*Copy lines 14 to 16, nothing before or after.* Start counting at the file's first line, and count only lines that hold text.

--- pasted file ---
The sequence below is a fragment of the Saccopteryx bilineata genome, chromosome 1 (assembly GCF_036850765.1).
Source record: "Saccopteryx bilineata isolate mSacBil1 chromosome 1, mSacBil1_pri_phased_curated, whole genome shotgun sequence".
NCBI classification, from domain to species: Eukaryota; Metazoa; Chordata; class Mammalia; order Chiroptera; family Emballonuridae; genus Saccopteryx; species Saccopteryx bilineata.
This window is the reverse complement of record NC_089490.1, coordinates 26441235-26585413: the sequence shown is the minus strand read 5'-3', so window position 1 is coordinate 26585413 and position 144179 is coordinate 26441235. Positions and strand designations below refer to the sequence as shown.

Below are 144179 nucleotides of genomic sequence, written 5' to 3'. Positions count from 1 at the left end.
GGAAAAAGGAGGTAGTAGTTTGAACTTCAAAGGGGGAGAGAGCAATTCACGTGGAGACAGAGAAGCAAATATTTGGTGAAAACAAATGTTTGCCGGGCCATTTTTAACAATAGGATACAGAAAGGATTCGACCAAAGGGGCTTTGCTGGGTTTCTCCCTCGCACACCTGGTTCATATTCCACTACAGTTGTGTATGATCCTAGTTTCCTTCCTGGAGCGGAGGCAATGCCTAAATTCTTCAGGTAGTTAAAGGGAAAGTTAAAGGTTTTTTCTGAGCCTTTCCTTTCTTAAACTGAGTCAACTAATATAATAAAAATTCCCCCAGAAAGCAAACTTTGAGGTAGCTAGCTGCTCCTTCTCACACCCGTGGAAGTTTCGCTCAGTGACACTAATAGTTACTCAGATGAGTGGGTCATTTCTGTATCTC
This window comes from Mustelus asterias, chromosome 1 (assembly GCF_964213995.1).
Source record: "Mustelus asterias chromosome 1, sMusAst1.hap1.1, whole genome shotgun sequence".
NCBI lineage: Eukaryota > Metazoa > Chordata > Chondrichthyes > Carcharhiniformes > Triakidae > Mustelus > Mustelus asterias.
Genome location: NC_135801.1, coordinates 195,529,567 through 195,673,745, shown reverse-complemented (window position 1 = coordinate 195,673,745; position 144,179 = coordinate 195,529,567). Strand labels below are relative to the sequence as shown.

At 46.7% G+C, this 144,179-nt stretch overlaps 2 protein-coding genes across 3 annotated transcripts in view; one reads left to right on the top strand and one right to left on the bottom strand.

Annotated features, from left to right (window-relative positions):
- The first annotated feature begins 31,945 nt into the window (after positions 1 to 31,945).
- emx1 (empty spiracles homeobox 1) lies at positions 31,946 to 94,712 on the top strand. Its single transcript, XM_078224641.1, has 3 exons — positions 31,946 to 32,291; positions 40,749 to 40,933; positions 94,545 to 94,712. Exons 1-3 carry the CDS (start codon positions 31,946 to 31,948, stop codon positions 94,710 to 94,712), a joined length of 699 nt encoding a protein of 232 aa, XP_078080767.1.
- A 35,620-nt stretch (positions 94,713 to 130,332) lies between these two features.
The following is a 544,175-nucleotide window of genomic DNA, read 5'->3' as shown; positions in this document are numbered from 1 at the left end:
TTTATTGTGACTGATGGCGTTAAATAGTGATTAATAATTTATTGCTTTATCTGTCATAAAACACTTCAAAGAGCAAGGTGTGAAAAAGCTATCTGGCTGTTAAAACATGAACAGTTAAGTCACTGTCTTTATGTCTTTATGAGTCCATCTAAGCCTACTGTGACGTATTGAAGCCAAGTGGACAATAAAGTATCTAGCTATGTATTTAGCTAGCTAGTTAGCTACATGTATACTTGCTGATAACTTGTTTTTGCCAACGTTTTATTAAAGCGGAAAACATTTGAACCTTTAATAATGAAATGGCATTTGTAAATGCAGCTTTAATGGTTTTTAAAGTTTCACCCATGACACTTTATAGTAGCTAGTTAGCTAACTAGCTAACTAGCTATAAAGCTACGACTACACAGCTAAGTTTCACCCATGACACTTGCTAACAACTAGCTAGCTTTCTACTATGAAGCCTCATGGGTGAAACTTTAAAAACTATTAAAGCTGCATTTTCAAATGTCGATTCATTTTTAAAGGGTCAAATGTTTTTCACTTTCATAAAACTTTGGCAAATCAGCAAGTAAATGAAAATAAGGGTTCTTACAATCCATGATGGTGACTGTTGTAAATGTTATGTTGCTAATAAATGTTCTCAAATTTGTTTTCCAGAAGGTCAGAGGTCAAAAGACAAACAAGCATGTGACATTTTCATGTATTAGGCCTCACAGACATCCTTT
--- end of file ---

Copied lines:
- emx1 (empty spiracles homeobox 1) lies at positions 31,946 to 94,712 on the top strand. Its single transcript, XM_078224641.1, has 3 exons — positions 31,946 to 32,291; positions 40,749 to 40,933; positions 94,545 to 94,712. Exons 1-3 carry the CDS (start codon positions 31,946 to 31,948, stop codon positions 94,710 to 94,712), a joined length of 699 nt encoding a protein of 232 aa, XP_078080767.1.
- A 35,620-nt stretch (positions 94,713 to 130,332) lies between these two features.
The following is a 544,175-nucleotide window of genomic DNA, read 5'->3' as shown; positions in this document are numbered from 1 at the left end: